"Every lunar morning when the Sun hits the lander, it starts popping off."
Shake It Off
The Moon has quakes like the Earth, though their causes are typically quite different — and, in a fascinating example of how pesky humans can alter off-world locations that they explore, it now seems that the addition of the Apollo 17 base more than 50 years ago made the Moon quake a bit harder.
The lunar surface, as Caltech scientists note in a statement about their new research, expands and contracts based on the vast swings in the Moon's surface temperature, which can range between 250 degrees to negative 208 degrees Fahrenheit in its sunny areas — and colder where the Sun don't shine — because its desolate surface has no atmosphere to insulate it.
To study these tremors, the Apollo 17 astronauts placed three seismometer arrays near their lunar base that recorded moonquake activity between October 1976 to May 1977. Unfortunately, those readings were left largely unexamined until the last few years.
In the new research, published in the Journal of Geophysical Research — Planets, the Caltech researchers used machine learning models to find that alongside the precisely timed tremors from the Moon itself, there were some strange additional seismic signatures. Ultimately, they found that the tremors seemed to be coming from the Apollo 17 base itself, which also expanded and contracted like the lunar surface.
"Every lunar morning when the Sun hits the lander, it starts popping off," Allen Husker, a Caltech research professor of geophysics and co-author of the new study, said in the school's statement. "Every five to six minutes another one, over a period of five to seven Earth hours. They were incredibly regular and repeating."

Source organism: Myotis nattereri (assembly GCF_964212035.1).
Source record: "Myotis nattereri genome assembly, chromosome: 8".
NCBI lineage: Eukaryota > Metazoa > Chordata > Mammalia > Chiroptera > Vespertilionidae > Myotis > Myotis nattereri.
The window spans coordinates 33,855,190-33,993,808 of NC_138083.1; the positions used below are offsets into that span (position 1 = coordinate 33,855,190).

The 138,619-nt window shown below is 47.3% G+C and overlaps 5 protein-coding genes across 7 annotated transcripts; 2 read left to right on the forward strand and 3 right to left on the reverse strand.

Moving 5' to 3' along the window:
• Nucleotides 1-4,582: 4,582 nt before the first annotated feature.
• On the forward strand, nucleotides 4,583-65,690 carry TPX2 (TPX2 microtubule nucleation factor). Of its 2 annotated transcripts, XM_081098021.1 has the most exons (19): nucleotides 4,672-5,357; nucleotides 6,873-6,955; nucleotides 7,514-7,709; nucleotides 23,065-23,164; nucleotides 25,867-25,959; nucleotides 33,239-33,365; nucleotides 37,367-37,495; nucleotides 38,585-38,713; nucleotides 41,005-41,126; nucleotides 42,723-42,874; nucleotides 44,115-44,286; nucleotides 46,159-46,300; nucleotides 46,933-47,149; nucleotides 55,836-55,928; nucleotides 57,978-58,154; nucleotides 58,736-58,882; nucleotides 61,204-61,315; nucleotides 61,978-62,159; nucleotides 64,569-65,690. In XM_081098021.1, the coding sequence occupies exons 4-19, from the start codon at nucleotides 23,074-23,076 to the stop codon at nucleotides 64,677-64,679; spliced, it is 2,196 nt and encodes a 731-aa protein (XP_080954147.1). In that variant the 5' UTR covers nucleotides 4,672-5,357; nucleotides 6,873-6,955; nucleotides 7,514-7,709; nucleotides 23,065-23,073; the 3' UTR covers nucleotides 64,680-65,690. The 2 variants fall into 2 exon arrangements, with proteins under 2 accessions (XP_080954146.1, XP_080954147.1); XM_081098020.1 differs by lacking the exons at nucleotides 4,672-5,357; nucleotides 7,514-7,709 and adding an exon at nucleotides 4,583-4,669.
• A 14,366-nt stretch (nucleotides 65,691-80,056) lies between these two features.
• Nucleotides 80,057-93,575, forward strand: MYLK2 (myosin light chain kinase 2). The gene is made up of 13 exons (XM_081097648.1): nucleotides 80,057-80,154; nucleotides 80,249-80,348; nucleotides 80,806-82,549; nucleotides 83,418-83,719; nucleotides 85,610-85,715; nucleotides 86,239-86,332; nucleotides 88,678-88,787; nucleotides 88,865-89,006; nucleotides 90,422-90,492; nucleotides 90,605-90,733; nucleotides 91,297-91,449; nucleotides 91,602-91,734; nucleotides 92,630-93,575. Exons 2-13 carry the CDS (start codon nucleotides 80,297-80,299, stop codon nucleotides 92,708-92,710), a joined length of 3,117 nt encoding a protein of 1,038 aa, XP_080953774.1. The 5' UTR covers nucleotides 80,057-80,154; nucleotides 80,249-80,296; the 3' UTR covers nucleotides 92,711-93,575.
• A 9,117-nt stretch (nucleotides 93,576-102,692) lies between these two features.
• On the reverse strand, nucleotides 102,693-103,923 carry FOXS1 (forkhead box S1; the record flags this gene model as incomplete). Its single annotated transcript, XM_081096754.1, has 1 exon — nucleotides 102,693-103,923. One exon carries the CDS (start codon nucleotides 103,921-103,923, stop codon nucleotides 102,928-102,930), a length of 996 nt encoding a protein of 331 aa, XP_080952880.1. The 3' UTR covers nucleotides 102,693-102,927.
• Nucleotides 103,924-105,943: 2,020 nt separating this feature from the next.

As Husker notes, the strategic placement of additional seismometers, such as on the Moon's shadowy south pole, could help help us learn more about our planet's barren natural satellite.
"If we could put up a few seismometers [on the lunar south pole], we could look for water ice that may be trapped in the subsurface," the research professor said, adding that "seismic waves travel slower through water."
More recently, India put another seismometer on the Moon during its uncrewed mission last month — and that instrument, too, detected seismic activity before entering sleep mode on September 2.
"The Moon is the only planetary body other than the Earth to have had more than one seismometer on it at a time," Husker said. "It gives us the only opportunity to thoroughly study another body."
More on the Moon: India Releases First Ever Rover on Moon's South Pole
Share This Article